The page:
Thursday 29 January 2009

Wild Food Guide 'K'

Wild Foods Guide 'K'

This is the eleventh of my series of 26 postings on wild foods. Each post will deal with a separate letter of the alphabet ('K' today) and will describe a wild food beginning with that letter as well as presenting a classic recipe incorporating that wild food.

Today I'm dealing with the letter 'K', the eleventh letter of the English alphabet, which includes foods such as Kale, Kenilworth Ivy and King Bolete and many others. Today, however I am going to devote this page to Kale (sea) and King Bolete.

The Sea Kale (also known as seakale), Crambe maritima, is a halophytic (salt-loving) perennial plant of the Brassicaceae (cabbage/mustard) family that grows wild along the coasts of Europe, from the North Atlantic to the Black Sea. It has large fleshy glaucous collard-like leaves and abundant white flowers. The seeds come one each in globular pods. For consumption the plants are covered in spring with soil, sand or a pot or box. This induces them to produce hick blanched leaf stalks, each topped with a small leaf which can be cut and prepared in a similar manner to asparagus.

Although Sea Kale naturally grows near the salt spray of the ocean it can esaily be propagaged from seed and grows well in just about any garden where it makes both an attractive architectural plant and an interesting vegetable. The plant can also be grown from root cuttings.

Here I present a classic modern Asian-inspired fusion recipes for a dish of clams and sea kale cooked in a miso broth :

Clams with Sea Kale in Miso Broth

400g clams (any kind)
8 stalks of sea kale
4 tbsp sake or rice wine
1 packet of miso broth (or 1 tsp Miso paste in 300ml Dashi)
1 piece dried seaweed (use crumbled nori)
grated zest and juice of 1/2 lemon

Blanch the sea kale in lightly-salted water for about three minutes, until just tender. Refresh in iced water then dry.

Make 300ml miso soup (either properly with Dashi and Wakame or from a packet, at a pinch). Heat through and add the seaweed. Set aside to keep warm.

Add the clams and sake (or rice wine to a pan) along with the lemon zest. Tightly fix a lid and steam until all the clams have opened (discard any that do not open at this stage). Sieve the cooking liquid from the clams to the soup broth, add the sea kale and allow to heat through.

To serve add the sea kale to a deep bowl and spoon the clams over the top. Pour over the broth and add the lemon juice then serve.

This recipe is reproduced, with permission, from the Clams with Sea Kale in Miso Broth Recipe from the Fusion Recipes collection of the Celtnet Recipes Collection.

If you are interested in recipes for Sea Kale then you can find a range of Sea Kale recipes.

King Bolete Boletus edulis, (also known as Porcini, Cep or Penny Bun) is a member of the Boletaceae (Bolete) family of mushrooms. It is a native of Europe and North America and is Europe's second most sought-after fungus (after truffles). The smaller ceps are most sought-after as the whole mushroom can be consumed and they retain their flavour when dried. Older specimens tend to become maggot-ridden and slimy. But the cap of a fully-grown penny bun can reach 25cm in diameter and may weigh up to 1 kg. One such specimen in good condition is more than enough to comfortably feed four.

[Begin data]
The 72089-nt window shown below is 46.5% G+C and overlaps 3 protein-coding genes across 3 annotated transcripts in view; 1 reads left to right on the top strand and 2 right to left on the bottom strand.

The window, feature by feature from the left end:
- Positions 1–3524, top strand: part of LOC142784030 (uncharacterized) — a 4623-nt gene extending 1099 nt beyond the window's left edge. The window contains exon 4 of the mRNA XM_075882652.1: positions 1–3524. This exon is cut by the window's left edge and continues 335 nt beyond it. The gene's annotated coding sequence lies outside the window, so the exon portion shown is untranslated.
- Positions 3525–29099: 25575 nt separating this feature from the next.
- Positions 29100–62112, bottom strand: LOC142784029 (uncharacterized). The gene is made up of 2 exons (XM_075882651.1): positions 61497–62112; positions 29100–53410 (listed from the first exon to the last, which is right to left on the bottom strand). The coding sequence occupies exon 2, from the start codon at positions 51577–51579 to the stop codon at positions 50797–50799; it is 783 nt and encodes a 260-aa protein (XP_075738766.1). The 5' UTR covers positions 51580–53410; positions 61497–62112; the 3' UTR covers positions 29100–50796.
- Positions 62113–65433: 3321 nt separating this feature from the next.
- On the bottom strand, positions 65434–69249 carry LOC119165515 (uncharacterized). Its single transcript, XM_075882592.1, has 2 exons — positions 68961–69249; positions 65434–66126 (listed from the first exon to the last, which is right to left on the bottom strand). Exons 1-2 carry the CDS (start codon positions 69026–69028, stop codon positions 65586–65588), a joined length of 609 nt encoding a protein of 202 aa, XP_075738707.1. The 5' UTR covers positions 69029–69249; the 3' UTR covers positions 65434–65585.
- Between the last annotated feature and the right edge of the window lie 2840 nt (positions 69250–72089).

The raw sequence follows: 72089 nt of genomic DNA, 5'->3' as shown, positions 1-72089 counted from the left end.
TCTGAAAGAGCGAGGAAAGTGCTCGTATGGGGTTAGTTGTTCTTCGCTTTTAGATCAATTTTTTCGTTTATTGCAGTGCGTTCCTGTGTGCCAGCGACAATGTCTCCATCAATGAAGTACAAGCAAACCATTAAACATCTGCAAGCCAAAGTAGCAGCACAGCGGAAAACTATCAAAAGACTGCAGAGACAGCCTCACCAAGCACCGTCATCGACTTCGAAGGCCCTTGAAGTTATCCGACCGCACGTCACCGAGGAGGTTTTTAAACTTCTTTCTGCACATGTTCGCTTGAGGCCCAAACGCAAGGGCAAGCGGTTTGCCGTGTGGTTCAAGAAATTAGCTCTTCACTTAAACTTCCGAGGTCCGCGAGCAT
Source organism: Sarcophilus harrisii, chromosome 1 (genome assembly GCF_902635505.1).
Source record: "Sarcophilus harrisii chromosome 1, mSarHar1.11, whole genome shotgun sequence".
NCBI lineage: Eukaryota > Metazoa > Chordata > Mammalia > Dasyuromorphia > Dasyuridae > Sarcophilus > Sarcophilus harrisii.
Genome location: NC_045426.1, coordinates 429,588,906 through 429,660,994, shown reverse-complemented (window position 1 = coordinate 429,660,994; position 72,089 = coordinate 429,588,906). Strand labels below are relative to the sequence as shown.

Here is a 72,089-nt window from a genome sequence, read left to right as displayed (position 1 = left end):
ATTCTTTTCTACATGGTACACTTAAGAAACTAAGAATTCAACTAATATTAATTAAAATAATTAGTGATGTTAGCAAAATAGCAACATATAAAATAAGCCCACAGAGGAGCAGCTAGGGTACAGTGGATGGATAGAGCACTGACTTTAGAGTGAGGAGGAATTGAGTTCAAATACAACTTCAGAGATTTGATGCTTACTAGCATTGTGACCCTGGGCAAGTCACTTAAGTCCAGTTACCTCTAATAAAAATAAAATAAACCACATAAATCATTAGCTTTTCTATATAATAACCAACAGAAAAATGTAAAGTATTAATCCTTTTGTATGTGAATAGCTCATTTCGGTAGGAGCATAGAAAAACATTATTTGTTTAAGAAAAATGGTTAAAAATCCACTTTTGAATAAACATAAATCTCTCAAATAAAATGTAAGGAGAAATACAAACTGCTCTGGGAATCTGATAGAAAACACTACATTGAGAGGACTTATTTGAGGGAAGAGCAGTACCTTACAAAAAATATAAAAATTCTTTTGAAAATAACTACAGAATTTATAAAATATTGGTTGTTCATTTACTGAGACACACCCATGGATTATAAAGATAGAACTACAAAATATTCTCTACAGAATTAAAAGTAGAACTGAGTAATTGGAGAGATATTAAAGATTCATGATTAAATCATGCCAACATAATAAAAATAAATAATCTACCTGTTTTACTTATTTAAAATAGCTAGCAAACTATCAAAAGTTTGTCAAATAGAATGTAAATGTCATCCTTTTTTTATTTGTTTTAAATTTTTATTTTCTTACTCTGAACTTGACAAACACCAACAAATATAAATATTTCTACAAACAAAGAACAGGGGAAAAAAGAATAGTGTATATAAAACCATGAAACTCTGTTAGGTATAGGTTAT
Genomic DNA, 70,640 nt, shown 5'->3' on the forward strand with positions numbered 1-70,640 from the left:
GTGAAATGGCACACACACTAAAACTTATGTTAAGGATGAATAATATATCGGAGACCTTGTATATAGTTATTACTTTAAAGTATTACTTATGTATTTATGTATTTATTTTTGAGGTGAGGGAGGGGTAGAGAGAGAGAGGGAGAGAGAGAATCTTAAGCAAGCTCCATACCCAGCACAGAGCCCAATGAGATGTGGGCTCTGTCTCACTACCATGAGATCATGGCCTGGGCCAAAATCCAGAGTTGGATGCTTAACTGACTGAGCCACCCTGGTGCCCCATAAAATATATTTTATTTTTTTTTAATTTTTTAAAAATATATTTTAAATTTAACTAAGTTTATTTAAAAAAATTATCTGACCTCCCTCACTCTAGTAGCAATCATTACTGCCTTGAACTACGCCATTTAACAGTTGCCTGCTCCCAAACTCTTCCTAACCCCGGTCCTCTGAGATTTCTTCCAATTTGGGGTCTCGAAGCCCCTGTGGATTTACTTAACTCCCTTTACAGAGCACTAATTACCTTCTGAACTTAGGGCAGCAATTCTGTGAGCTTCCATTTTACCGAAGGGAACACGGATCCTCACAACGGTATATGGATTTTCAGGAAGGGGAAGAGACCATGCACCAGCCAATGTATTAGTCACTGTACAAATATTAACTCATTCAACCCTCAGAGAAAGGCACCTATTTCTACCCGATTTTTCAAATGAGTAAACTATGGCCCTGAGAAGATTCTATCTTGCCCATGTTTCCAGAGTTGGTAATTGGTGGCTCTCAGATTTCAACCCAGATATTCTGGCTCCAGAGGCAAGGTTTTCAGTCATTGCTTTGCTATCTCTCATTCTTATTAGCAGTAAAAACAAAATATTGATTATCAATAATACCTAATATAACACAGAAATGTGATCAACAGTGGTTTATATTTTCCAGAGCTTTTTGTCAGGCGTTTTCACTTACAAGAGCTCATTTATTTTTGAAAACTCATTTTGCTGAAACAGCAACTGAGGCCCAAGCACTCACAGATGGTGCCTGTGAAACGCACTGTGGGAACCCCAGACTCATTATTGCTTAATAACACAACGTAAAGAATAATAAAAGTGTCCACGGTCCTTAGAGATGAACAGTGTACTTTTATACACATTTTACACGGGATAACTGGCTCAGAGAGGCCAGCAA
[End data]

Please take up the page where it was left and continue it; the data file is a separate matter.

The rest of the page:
With its pale stem and russet cap the cep is hard to confuse with other species, indeed it can only really be confused with other members of the same family, none of which are in the least toxic. The only one to look out for is the Bitter Bolete Tylophilus felleus which has brown stalks and cap and can be distinguished in that the gills bruise brown when pressed (it's not toxic, just too bitter to be pleasant). Because of this the cep is one of the safest fungi for the novice to forage for. Penny buns are found in woodlands (typically brich, oak beech and pine) and are available from late summer to late autumn but are most abundant in September and October. They pickle well and also dry very well. Young ceps are excellent raw, or simply fried i a little powder. Dried ceps can also be ground to provide a condiment or a flavouring for soups and stews.

The recipe presented below is for a classic Italian recipe for a soup based on King bolete (Porcini) mushrooms.

Ligurian Porcini Soup

250g fresh, wild porcini mushrooms, thinly sliced
1.5l chicken stock
250g angel hair or taglierini pasta
2 tbsp flat-leaf parsley, chopped
salt and black pepper, to taste

Bring the stock to a boil then add the mushrooms. Return to a boil then immediately add the pasta and cook until al dente (about 20 minutes). Season with salt and pepper, ladle into bowls and sprinkle with the parsley before serving.

This recipe is reproduced, with permission, from the Ligurian Porcini Soup Recipe from the Celtnet Italian Recipes Collection.

If you are interested in recipes for King bolete then you can find a range of King bolete recipes.

This guide is brought to you in conjunction with the Celtnet Wild Food Recipes collection.

You can find more wild foods beginning with the letter 'K' on the Wild Food Guide for the letter 'k', part of the Celtnet Wild Food Guide.

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